‘Serious in intent, immensely readable and entertaining in its execution’ – The Bee-Loud Glade by Steve Himmer

When Finch gets sacked from his job promoting artificial plants he winds up becoming a professional hermit in the employ of Mr Crane, an eccentric billionaire. His story is told in chapters that alternate between Finch as an old man, weak and almost blind, alone in his garden, and a series of flashbacks that take us from his office job to the present.

The novel is allegorical and structured in a way that allows the reader to make a multitude of interpretations. Is it about capitalism? About technology versus the wild? About man versus nature? About man versus God? The garden has more than a passing resemblance to that of Eden. It is full of new plants that, as Finch notes, seem always to be simultaneously producing flowers and fruit.

As Finch starts to settle into the garden he is set a series of tasks at the whim of Mr Crane. He is asked to meditate, he is given a pipe and told to play it, given paints and told to create art. Crane even builds a river in the garden and tells Finch to go swimming and then later, fishing. For a while Finch, internally, wonders about these orders but in time he follows them without question. Eventually he is hearing commands that are not even there, seeing all occurrences as the will of the “Old Man”. At first this seems like quite a simple allegory, in which Finch is Man and Mr Crane, God. Finch follows the orders until he follows them blindly, he sees God in everything.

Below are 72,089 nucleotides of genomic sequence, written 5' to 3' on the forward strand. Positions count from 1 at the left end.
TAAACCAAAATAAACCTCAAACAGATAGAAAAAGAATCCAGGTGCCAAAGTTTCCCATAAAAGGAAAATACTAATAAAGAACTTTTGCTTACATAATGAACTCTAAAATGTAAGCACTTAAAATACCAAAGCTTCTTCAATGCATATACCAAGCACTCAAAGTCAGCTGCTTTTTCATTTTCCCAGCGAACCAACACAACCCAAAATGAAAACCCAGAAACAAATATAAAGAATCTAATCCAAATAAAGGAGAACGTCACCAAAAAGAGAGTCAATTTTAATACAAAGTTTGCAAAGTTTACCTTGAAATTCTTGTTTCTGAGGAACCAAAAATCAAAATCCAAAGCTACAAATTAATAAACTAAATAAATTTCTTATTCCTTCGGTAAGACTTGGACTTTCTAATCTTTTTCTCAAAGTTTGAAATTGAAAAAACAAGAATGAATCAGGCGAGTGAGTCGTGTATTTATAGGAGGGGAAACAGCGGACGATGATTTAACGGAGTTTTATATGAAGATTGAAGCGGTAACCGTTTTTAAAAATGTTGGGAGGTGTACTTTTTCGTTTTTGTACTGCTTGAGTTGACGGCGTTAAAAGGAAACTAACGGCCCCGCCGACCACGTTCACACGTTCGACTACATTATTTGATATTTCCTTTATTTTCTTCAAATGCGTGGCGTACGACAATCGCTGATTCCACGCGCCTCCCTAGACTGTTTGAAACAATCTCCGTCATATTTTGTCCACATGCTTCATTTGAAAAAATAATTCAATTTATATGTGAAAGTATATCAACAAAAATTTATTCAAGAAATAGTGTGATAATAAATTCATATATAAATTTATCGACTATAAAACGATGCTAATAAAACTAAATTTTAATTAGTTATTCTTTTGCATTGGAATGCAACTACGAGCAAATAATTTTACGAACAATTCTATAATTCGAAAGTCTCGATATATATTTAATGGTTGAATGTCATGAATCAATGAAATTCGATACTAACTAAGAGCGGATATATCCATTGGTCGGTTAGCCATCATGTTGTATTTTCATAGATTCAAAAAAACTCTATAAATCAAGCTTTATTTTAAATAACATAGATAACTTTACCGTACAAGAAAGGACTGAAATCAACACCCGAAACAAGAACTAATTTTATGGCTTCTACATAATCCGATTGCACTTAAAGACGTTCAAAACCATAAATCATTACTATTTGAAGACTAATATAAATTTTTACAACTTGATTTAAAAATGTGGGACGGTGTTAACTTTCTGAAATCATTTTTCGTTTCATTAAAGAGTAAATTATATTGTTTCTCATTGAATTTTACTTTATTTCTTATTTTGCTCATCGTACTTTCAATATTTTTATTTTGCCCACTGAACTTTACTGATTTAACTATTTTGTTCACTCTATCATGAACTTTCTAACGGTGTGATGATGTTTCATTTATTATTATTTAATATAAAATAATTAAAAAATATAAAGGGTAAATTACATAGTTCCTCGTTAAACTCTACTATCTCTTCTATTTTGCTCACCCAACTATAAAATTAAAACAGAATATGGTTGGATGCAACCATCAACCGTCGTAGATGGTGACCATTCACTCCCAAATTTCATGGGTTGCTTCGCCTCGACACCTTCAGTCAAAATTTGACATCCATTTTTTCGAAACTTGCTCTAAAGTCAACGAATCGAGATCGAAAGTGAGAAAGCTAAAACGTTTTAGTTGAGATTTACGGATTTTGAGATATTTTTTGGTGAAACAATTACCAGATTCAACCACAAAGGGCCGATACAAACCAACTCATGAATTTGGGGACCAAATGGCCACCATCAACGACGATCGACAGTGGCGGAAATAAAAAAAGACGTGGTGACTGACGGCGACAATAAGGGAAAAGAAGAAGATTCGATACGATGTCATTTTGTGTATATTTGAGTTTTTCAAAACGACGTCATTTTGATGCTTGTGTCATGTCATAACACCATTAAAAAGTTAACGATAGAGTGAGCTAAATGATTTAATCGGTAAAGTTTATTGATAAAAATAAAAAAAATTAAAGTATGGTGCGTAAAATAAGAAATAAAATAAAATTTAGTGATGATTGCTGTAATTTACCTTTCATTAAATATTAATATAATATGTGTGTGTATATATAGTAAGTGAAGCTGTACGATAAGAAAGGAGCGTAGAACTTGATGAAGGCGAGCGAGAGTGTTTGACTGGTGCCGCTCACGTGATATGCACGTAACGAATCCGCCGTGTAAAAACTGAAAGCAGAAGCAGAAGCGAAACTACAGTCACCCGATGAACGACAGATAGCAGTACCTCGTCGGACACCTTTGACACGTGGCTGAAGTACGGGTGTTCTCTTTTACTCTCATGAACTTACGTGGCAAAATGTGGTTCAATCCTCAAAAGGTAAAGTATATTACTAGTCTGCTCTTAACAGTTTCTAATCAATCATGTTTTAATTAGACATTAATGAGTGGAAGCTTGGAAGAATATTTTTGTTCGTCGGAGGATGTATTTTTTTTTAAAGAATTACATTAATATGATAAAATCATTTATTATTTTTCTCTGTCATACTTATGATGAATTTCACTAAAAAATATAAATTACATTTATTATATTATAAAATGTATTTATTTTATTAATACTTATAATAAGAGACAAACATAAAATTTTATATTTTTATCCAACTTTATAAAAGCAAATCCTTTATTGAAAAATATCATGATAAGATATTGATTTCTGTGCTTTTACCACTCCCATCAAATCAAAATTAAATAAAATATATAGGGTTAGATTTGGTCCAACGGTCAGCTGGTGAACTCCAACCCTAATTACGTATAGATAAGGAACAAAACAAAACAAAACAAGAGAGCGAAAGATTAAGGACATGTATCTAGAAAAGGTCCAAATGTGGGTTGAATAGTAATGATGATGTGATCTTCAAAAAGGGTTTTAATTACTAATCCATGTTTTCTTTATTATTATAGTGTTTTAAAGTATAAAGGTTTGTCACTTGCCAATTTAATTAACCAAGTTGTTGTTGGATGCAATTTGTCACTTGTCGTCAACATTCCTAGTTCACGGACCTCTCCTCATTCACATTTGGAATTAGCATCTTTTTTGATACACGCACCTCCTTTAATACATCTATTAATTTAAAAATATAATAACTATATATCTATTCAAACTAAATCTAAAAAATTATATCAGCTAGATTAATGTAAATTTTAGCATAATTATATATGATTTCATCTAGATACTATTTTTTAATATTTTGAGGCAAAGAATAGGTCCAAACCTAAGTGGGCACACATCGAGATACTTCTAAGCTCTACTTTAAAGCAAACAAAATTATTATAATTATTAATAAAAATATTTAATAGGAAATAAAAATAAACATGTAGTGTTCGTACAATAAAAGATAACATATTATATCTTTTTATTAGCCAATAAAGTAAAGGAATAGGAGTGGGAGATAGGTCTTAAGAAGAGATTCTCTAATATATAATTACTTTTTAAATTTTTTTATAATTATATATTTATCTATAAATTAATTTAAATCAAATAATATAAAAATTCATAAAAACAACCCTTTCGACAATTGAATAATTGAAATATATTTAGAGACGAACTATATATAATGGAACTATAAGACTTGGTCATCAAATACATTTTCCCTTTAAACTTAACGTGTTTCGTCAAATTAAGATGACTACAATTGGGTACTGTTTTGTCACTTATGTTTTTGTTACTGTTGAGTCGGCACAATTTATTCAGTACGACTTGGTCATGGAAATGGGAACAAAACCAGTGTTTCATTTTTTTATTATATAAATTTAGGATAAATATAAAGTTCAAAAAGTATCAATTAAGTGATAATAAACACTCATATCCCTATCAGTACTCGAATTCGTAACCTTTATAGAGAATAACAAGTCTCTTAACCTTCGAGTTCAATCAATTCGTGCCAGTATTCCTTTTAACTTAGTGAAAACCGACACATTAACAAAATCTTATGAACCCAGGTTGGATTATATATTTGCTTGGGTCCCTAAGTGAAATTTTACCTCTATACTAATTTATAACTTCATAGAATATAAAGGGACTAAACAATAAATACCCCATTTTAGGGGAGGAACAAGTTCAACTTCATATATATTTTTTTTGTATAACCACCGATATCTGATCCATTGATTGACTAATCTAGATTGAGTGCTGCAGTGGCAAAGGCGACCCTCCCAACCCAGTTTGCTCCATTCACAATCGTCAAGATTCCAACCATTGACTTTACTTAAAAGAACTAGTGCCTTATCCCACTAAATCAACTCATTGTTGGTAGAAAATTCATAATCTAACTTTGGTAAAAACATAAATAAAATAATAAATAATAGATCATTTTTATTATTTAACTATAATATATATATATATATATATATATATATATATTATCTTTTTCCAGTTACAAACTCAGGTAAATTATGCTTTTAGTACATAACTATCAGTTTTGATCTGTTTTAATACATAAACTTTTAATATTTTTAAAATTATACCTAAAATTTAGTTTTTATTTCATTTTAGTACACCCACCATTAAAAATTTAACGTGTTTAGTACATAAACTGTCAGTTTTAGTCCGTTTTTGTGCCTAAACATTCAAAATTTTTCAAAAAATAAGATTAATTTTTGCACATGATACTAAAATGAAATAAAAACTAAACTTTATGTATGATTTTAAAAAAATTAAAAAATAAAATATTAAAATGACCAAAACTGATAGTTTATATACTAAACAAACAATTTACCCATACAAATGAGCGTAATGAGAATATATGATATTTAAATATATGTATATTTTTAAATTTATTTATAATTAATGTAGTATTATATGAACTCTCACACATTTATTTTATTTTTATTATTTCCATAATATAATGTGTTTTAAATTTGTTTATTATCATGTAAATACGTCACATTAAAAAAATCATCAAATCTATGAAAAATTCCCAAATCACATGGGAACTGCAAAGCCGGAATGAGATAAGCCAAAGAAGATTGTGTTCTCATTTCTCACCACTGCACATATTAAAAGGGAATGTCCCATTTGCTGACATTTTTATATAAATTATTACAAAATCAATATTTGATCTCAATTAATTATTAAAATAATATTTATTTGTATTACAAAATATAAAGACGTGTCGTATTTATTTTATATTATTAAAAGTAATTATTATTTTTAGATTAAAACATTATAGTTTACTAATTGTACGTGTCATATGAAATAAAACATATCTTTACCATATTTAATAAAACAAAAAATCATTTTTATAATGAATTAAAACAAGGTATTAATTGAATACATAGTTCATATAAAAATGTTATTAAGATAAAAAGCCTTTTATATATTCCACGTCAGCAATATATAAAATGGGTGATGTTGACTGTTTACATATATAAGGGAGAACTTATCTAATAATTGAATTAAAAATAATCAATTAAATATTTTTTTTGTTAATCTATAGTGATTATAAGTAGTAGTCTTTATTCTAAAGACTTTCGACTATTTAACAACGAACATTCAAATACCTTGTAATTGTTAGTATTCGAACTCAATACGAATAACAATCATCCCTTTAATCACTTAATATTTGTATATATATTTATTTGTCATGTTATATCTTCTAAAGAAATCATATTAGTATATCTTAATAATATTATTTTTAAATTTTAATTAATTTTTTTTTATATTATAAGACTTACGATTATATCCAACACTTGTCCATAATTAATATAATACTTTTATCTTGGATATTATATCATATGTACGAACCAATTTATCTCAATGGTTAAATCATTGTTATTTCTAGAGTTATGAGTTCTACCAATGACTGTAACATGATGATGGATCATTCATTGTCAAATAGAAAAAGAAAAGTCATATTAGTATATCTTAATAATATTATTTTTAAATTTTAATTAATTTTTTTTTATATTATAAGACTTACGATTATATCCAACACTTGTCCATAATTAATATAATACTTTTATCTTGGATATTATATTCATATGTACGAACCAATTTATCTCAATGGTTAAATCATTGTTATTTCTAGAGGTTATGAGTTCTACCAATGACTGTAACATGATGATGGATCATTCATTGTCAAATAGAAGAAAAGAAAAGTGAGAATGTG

But the novel is more complicated than this, because if Finch is Man he is also the God figure. An alternative reading would put Mr Crane as man, who feels compelled to invent a God figure (Finch) who resembles all that is best in man, but then abandons him when he out-grows him. In fact both readings work, separately and simultaneously.

Which all makes the book sound sort of po-faced. It isn’t. It is (whisper it) entertaining. It is funny. Finch is a brilliant creation. A product of capitalism who even as a hermit is just following orders. A faker and a fabulist who finds escape in a, beautifully described, natural world that in turn is largely fake.

Any Cop?: Serious in intent, immensely readable and entertaining in its execution: that, surely, is the mark of good writing. 

 

Benjamin Judge

 

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